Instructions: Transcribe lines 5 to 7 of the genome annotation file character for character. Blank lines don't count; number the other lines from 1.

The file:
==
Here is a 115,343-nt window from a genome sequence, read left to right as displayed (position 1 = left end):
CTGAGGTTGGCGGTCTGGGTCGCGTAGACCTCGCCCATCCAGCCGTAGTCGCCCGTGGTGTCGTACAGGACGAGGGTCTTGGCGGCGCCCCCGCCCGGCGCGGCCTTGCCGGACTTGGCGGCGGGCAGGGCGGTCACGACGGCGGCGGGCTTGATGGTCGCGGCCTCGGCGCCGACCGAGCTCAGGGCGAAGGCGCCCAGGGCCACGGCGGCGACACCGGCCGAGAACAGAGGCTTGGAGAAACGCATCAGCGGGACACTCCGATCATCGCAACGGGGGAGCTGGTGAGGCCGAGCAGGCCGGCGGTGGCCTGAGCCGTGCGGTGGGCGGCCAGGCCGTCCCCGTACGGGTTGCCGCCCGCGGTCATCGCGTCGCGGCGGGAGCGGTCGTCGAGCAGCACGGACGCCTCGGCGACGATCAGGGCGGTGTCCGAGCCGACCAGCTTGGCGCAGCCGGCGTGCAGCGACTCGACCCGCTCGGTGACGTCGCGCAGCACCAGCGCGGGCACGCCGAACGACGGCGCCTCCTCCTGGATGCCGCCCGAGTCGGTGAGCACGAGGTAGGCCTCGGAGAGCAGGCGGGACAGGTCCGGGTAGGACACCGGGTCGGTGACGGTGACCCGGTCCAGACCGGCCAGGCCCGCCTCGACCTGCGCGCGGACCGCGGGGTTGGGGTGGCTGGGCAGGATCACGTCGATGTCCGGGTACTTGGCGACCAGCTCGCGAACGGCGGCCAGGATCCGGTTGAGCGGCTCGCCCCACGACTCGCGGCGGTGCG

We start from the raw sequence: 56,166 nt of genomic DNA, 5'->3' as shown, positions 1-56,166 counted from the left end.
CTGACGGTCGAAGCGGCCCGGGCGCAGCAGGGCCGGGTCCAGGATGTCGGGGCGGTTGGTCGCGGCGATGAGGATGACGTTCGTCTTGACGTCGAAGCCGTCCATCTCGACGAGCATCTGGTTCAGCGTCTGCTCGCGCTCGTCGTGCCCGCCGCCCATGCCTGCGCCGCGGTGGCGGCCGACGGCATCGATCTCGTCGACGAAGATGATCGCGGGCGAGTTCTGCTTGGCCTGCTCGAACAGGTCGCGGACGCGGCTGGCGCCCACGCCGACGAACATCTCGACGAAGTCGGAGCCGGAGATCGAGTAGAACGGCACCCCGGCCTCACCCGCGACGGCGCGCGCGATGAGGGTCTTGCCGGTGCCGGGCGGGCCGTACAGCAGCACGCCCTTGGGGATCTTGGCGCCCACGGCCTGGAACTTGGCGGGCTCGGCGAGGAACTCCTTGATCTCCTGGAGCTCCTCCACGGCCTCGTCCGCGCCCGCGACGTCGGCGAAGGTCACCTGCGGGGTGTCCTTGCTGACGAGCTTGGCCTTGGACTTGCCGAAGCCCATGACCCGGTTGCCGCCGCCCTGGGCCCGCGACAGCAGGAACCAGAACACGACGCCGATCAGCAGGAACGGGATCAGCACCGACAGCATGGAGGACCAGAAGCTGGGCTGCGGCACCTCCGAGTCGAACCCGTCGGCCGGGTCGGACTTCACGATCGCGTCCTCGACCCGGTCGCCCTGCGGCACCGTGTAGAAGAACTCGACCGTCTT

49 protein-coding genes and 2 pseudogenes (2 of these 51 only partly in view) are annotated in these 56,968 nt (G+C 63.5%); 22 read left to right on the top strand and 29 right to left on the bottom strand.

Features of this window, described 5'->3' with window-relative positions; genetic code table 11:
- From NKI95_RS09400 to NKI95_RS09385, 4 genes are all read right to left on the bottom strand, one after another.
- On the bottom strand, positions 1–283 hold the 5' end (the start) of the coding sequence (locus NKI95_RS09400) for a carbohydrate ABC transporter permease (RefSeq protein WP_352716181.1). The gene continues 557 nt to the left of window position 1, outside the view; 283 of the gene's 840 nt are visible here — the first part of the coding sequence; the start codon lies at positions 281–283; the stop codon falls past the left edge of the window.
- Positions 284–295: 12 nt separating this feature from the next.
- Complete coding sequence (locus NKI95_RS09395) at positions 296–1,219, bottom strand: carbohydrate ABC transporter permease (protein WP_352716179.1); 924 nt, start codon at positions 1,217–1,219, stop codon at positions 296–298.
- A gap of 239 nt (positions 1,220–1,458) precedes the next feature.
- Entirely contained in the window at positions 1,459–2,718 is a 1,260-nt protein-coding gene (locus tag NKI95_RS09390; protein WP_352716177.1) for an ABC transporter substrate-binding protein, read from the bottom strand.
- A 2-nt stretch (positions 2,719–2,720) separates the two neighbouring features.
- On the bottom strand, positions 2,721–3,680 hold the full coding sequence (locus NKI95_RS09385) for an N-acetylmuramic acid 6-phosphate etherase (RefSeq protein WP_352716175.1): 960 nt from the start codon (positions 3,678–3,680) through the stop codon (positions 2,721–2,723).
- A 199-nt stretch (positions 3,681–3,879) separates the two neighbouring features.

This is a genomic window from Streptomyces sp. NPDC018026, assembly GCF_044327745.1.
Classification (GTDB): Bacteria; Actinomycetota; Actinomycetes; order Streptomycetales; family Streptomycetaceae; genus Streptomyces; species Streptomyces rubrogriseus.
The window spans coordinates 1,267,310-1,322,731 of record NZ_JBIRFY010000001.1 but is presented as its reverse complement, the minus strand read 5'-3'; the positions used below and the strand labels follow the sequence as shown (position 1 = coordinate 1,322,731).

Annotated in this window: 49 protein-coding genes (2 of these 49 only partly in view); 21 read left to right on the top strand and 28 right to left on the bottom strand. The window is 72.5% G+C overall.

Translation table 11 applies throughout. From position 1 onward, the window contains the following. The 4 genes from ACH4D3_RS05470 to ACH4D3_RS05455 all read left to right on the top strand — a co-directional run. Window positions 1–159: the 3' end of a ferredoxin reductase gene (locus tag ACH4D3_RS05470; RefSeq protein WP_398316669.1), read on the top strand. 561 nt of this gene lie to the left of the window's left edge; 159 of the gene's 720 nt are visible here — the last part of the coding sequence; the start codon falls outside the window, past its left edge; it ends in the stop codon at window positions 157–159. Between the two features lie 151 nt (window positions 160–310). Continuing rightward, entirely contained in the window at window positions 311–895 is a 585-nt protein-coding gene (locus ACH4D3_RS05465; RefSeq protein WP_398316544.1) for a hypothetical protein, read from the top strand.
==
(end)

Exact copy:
49 protein-coding genes and 2 pseudogenes (2 of these 51 only partly in view) are annotated in these 56,968 nt (G+C 63.5%); 22 read left to right on the top strand and 29 right to left on the bottom strand.

Features of this window, described 5'->3' with window-relative positions; genetic code table 11:
- From NKI95_RS09400 to NKI95_RS09385, 4 genes are all read right to left on the bottom strand, one after another.